'Earth to Echo' resonates with a charming sci-fi adventure
July 2, 2014
"Earth to Echo" (2014) 3.5 / 4 stars - by Jeff Mitchell - “Walking with a friend in the dark is better than walking alone in the light.” - Helen Keller
For Alex (Teo Halm), Tuck (Astro) and Munch (Reese Hartwig), these best friends - in their early teens - don’t walk in the dark, but instead, bike together in the dark through the Nevada desert to solve a mystery.
Along the way, they truly discover the meaning of friendship in a wonderful and charming sci-fi adventure, “Earth to Echo”.
Director Dave Green and writer Henry Gayden successfully create a throwback 80‘s story - in Speilberg-like universe - but with an updated 21st century feel.
Here in Mulberry Woods, NV, massive amounts of stress plagues our aforementioned school-aged leads.
I’m not talking about angst with girls or excessive amount of social studies homework, but a government agency is building a freeway right smack dab in the middle of their neighborhood.
This “all of a sudden” mandate is displacing families and when parents decide to move to other states, childhood friendships - unfortunately - become collateral damage and almost assuredly dissolve.
As Alex, Tuck and Munch attempt to cope with their upcoming migratory change, their collective lifeline of communication, their cell phones, begin acting crazy.
Their phones’ screens display nothing but jagged lines and florescent bright colors, and the three soon discover, this previously thought non-sensical pattern is truly a pattern after all.
They are staring at a map.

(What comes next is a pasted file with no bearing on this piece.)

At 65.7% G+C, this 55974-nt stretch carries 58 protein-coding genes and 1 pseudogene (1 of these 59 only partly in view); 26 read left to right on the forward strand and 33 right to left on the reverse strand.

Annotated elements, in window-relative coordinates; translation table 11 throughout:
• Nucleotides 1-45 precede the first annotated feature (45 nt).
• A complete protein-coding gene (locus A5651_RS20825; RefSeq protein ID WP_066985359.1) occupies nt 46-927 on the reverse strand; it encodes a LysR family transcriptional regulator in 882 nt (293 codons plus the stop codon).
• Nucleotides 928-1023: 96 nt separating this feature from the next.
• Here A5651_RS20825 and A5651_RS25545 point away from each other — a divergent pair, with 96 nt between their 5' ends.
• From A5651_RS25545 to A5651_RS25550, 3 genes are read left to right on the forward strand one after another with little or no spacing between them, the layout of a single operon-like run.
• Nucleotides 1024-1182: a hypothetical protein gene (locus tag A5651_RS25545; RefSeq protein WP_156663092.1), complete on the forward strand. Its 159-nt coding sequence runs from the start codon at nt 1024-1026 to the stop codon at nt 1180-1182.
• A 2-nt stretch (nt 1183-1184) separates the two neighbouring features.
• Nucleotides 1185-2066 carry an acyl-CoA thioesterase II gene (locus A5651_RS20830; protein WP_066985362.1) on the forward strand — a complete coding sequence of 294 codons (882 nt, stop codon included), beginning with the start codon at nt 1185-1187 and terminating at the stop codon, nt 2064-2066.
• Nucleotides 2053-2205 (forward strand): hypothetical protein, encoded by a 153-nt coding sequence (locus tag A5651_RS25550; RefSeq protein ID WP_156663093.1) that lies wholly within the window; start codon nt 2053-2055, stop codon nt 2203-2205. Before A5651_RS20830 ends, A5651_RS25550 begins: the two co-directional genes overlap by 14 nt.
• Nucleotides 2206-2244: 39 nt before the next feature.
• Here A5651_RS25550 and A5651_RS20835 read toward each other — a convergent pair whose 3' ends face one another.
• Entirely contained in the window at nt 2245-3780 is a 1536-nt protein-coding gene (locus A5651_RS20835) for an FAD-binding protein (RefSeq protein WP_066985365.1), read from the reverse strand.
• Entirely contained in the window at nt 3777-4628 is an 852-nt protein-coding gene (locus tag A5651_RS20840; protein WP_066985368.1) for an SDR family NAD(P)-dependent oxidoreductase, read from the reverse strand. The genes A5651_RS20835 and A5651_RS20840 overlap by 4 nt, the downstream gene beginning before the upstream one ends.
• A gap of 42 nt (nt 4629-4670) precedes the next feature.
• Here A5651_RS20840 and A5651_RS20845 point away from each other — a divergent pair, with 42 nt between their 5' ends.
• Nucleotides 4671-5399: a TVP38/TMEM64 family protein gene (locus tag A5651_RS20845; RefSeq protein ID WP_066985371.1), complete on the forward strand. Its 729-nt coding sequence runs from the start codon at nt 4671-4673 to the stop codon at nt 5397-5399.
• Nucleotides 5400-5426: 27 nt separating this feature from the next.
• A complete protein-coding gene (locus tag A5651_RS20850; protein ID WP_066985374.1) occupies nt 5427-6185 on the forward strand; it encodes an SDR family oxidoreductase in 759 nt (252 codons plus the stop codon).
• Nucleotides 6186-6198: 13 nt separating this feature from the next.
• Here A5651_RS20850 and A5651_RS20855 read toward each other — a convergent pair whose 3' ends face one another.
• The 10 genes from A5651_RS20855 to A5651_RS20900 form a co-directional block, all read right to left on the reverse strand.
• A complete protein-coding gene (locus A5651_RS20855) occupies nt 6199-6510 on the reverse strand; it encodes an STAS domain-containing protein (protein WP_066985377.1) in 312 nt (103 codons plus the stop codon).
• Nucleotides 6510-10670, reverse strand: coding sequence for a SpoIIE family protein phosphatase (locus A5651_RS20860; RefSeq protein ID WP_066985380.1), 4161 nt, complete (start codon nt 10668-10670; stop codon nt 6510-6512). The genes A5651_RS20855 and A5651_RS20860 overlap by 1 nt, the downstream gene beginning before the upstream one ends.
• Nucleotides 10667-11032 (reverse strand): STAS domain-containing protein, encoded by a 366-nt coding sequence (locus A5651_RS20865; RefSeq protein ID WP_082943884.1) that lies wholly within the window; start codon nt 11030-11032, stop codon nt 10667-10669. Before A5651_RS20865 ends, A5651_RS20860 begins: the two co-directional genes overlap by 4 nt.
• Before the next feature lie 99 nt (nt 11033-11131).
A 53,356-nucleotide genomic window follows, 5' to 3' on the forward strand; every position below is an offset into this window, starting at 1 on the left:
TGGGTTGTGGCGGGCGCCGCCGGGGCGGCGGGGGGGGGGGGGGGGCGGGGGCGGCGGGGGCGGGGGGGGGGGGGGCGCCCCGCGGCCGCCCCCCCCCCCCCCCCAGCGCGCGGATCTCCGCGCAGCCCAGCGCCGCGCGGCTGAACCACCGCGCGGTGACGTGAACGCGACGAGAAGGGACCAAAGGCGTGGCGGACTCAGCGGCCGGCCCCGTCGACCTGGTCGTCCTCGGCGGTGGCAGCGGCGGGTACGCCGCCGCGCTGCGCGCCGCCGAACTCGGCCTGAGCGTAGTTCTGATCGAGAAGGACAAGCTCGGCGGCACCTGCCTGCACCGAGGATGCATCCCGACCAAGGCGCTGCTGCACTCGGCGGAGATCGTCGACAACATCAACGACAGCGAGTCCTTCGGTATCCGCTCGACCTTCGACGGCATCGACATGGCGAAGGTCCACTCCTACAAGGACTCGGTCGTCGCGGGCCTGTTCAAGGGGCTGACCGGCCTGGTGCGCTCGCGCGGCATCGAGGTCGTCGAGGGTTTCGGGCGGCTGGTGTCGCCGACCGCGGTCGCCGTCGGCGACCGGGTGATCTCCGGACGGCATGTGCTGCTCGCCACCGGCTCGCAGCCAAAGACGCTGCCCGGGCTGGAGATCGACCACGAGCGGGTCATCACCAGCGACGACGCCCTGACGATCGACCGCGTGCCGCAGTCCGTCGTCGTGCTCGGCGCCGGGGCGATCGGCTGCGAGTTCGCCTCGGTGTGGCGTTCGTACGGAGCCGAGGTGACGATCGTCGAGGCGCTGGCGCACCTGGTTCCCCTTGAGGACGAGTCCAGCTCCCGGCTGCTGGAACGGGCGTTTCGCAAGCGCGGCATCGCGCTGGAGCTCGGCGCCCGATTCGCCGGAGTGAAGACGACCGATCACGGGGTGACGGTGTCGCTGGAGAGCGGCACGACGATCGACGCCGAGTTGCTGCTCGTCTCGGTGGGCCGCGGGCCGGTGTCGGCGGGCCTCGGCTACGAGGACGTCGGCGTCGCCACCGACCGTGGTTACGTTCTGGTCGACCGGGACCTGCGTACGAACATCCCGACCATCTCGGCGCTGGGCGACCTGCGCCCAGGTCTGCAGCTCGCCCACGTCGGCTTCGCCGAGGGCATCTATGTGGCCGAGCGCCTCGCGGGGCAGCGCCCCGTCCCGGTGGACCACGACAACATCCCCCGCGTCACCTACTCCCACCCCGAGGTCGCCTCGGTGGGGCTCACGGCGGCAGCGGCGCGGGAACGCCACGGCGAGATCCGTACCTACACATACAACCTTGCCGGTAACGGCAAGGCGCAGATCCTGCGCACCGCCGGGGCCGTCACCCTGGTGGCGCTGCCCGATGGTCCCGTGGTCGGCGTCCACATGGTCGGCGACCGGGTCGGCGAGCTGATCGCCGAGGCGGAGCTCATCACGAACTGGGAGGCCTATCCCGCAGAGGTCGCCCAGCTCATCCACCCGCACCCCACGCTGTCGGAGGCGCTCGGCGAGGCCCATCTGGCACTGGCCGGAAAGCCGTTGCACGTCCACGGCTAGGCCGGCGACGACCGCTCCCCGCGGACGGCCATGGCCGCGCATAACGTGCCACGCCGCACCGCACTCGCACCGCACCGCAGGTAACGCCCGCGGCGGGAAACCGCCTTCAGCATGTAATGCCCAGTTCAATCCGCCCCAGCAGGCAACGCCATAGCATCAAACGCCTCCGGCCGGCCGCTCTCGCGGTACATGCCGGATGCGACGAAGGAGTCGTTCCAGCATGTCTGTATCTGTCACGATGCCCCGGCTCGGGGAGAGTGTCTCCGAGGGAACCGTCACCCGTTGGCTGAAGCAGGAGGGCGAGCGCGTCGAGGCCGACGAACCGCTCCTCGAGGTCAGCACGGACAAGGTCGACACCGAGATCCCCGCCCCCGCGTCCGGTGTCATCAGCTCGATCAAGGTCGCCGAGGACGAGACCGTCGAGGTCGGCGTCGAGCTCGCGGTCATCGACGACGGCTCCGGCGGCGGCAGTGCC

They decide to tell some well-place fibs to their parents, hop on their bikes and head into the unknown to find what lies at the other end.
Right away, Halm, Astro and Hartwig fall into their characters very well and successfully anchor the film.
First, due to a foster child’s upbringing and real or perceived lack of attention, Alex’s pragmatism and clear lack of optimism forms one third of the triad.
On the other hand, Tuck no knows fear or at least tries to project sizable amounts of courage and bravado.
He is the type of person to lead troops into a hopeless battle with encouraging words and a pat on the back, whether or not he knows his efforts could be hopeless.
Munch is the scientist.
He’s the human calculator, or if he cannot come up with the equation, he owns a room full of servers and miles of cable and wire to find the answer.
He’s also very funny and delivers several well-timed and placed laughs.
These kids aren’t the most likely candidates to solve this complicated puzzle, but they have one thing on their side: the innocence of youth!
Clicking in at just under 90 minutes, “Earth to Echo” doesn’t burn calories with fluff or over dramatization.
The film introduces the main players and sends them off on their adventure.
They find a far-out friend and discover the meaning of friendship.
The movie's pace moves quickly, and especially with the use of cell phones, Skype and text, Green captures the way kids communicate with one another.
Dialogue through current technology flows back and forth, but doesn’t feel forced or contrived.
It feels natural, and when the story moves towards the desert, more traditional modes of socializing find their way into the mix: face-to-face communication.
“Earth to Echo” works.
This familiar narrative feels very fresh, and it owns plenty of heart and warmth.
To borrow Helen Keller’s quote, the three following a dim light together in the middle of the night is much better than sulking alone in the light.
No matter what our age, there is a lesson for all of us.